In this humble consultant’s opinion, Log Insight is one of the most useful tools in the administrator’s tool belt for troubleshooting vRealize Automation. I have lost count of the number of times I’ve been asked to help troubleshoot an issue that, when asked, people don’t know which log they should be looking at. The simple fact is that vRealize Automation has a lot of log files. Correlating these log sources to provide an overall picture is a painful, manual process – unless you have Log Insight!
Installing the Content Packs
In order to get the full picture of what’s going on during a vRA deployment you will likely need to correlate logs from vRA, vRO and NSX. Installing and configuring these is pretty easy.
I am going to assume the vSphere integration has already been configured, and all ESXi hosts are forwarding their logs to Log Insight already.
Install NSX Content Pack
Once the NSX CP is installed, configure the syslogging for the Manager, Controllers and any Edges/DLRs that are involved with vRA.
For the manager, log onto the administration web page and click Manage, General and edit the Syslog server settings.
At the time of writing the Controllers can only be set via the API – so open you favourite REST client (I like Postman) and update the config with a POST (see https://kb.vmware.com/selfservice/microsites/search.do?language=en_US&cmd=displayKC&externalId=2092228). Remember that you need to do it for all 3 Controllers in the cluster.
Updating the Edge and DLR config is done from the NSX Network and Security plugin within the vSphere Web Client – edit the Syslog Servers for Edge or DLR and under Settings > Configuration.
Install vRealize Orchestrator Content Pack
Once the Orchestrator Content Pack is installed we need to configure vRealize Orchestrator to use the CFAPI protocol to send logs to Log Insight, and configure the template for vRealize Orchestrator.
Log onto the vRealize Orchestrator control center and edit the Logging Integration. Configure logging to use the Log Insight agent and the cfapi protocol.
Finally, open the Log Insight administration console and go to the Agents page. Select the vRealize Orchestrator template from the drop down and copy the agent group. Then configure the filter to include your vRealize Orchestrator server(s) – in my lab I am configuring the on-board Orchestrator on my vRealize Automation appliance (vra.definit.local) and a stand-alone Orchestrator appliance (vro.definit.local). Scroll to the bottom and save the new Agent Group.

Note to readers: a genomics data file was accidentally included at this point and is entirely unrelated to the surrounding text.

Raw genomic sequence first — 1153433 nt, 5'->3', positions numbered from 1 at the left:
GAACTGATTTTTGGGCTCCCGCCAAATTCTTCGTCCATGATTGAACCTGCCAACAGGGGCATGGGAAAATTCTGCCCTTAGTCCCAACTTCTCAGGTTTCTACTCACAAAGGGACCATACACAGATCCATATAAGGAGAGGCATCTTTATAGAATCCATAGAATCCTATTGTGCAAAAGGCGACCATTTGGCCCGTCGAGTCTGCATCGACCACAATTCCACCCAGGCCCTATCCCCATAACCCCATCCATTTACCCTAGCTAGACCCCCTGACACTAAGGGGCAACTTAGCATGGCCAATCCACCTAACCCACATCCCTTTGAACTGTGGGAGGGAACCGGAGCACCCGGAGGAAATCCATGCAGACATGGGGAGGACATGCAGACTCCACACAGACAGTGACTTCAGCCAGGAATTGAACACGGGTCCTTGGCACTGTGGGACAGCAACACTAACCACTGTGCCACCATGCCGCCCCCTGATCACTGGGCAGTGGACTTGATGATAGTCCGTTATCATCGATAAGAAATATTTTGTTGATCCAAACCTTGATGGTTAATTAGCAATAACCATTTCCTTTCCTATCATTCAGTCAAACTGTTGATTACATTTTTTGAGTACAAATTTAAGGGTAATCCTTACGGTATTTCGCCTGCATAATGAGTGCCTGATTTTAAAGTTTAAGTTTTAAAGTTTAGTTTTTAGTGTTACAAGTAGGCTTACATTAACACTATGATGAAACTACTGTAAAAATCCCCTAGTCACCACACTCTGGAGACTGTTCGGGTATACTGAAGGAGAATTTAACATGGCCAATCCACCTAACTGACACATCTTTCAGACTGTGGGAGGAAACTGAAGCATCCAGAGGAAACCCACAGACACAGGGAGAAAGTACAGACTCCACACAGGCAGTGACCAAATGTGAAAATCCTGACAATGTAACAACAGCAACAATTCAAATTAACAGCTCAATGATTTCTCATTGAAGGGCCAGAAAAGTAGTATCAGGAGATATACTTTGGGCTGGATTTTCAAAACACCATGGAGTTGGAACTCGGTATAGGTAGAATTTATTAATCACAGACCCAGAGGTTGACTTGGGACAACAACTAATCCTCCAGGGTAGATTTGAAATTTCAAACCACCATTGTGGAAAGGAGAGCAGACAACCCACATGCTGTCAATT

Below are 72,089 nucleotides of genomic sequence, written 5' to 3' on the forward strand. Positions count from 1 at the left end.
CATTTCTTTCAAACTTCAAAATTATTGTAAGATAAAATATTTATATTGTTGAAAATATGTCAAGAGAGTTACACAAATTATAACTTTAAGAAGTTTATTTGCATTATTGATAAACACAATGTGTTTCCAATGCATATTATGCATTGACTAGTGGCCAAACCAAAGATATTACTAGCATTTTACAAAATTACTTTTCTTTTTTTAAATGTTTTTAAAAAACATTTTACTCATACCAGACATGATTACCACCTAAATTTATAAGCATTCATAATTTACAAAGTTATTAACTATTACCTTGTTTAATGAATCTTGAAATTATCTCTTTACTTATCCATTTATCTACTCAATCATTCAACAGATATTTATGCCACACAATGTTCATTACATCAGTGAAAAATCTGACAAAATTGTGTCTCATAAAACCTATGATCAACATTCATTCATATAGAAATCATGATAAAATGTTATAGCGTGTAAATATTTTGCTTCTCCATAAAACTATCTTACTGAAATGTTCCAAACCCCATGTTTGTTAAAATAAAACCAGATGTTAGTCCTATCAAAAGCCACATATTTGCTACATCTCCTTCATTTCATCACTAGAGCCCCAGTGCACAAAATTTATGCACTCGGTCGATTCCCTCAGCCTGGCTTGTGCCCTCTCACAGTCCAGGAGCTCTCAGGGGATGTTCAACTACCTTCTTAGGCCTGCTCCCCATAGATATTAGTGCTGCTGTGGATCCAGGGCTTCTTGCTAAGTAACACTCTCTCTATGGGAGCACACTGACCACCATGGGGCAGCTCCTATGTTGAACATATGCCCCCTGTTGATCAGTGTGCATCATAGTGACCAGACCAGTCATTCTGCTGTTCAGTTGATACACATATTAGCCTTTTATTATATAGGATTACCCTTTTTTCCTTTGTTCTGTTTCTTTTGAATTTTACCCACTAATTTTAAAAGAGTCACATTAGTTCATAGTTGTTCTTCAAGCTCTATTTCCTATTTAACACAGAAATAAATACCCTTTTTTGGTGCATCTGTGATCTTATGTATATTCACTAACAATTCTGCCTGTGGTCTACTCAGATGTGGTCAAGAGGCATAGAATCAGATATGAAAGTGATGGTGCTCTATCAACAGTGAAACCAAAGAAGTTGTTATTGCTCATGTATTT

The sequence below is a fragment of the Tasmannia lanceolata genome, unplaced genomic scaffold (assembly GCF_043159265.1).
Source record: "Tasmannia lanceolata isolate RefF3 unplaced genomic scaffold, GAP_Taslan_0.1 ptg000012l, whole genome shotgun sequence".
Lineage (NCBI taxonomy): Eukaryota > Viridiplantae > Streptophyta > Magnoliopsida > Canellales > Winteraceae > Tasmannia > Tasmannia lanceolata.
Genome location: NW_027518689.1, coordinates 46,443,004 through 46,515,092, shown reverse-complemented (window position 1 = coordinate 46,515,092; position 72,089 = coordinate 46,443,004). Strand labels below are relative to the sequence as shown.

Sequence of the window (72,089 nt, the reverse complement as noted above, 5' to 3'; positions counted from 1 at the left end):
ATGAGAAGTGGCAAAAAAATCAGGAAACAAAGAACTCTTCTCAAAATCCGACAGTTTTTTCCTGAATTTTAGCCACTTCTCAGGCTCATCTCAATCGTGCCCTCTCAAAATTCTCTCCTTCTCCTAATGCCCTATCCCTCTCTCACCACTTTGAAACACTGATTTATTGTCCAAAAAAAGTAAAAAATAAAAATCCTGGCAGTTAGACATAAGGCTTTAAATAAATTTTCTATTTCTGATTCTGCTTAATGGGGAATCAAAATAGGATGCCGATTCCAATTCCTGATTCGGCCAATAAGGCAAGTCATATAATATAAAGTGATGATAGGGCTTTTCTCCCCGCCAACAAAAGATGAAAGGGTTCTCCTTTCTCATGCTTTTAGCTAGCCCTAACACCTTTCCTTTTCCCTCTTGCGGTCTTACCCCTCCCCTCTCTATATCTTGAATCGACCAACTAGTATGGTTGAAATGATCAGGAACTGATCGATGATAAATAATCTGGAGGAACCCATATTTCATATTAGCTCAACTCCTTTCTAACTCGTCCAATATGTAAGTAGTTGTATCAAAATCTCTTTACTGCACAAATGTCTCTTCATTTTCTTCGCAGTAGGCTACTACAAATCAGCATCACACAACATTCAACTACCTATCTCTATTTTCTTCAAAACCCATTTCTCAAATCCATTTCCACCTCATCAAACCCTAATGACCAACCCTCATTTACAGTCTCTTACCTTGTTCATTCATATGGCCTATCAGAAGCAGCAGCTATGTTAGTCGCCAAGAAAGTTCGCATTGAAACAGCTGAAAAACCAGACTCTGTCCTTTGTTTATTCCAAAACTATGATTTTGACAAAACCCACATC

After a few minutes you should see data from the Orchestrator instances begin to populate the dashboard
Install vRealize Automation Content Pack
Now the two pre-requisite Content Packs are configured we can install the vRealize Automation Content Pack.
Firstly, install the Log Insight agent onto the Windows IaaS servers (download from the Agents page, or https://loginsight/admin/agents?downloadAgentMSI=true). The only input required is the IP/hostname of Log Insight.
Duplicate the”vRealize Automation 7 – Linux” and “vRealize Automation 7 – Windows” Agent templates, and filter to include the relevant vRealize Automation components for each. For this lab I only have a single appliance and IaaS server – make sure you include all components for a distributed install.
Data should now begin populating the vRealize Automation 7 dashboards.
Following a vRealize Automation blueprint deployment in Log Insight
Now the content packs are all configured, and log data is flowing into Log Insight, I can trace an end-to-end blueprint deployment from vRealize Automation. I will use a demo template that I have configured – “2-tier application with load balancer”, which includes two Linux VMs (web and db), some NSX components (logical switches, load balancers) and some software components (apache and mysql install).
This is the request, now in progress – you can see that the request is #34:
From Log Insight under the vRealize Automation dashboards, I can select the vRA Catalog requests, and see that request 34 has started logging events, and from a range of components.
By clicking on the bar for request 34, I can move to interactive analytics of the related events
This takes you to analysis of the logs with a fairly tight filter, and we can glean a really important bit of information – the Context ID. With the context ID we can find all the related events:
The filters now look even more restrictive, but include a search for the Context string.
I then widen the search by removing the other filter criteria, and speed it up slightly by changing the “text contains” filter to “context equals”. This now shows me hundreds and hundreds of logged events that are from the context of this deployment, and I can literally walk through the steps that vRA has taken to build the blueprint.
As you can see, by digging into Log Insight and the context of the vRA deployment you can follow along, and if necessary troubleshoot, each step of the way. I’ve barely scratched the surface of Log Insight’s capabilities, but as soon as you start using it, it becomes an indispensable tool.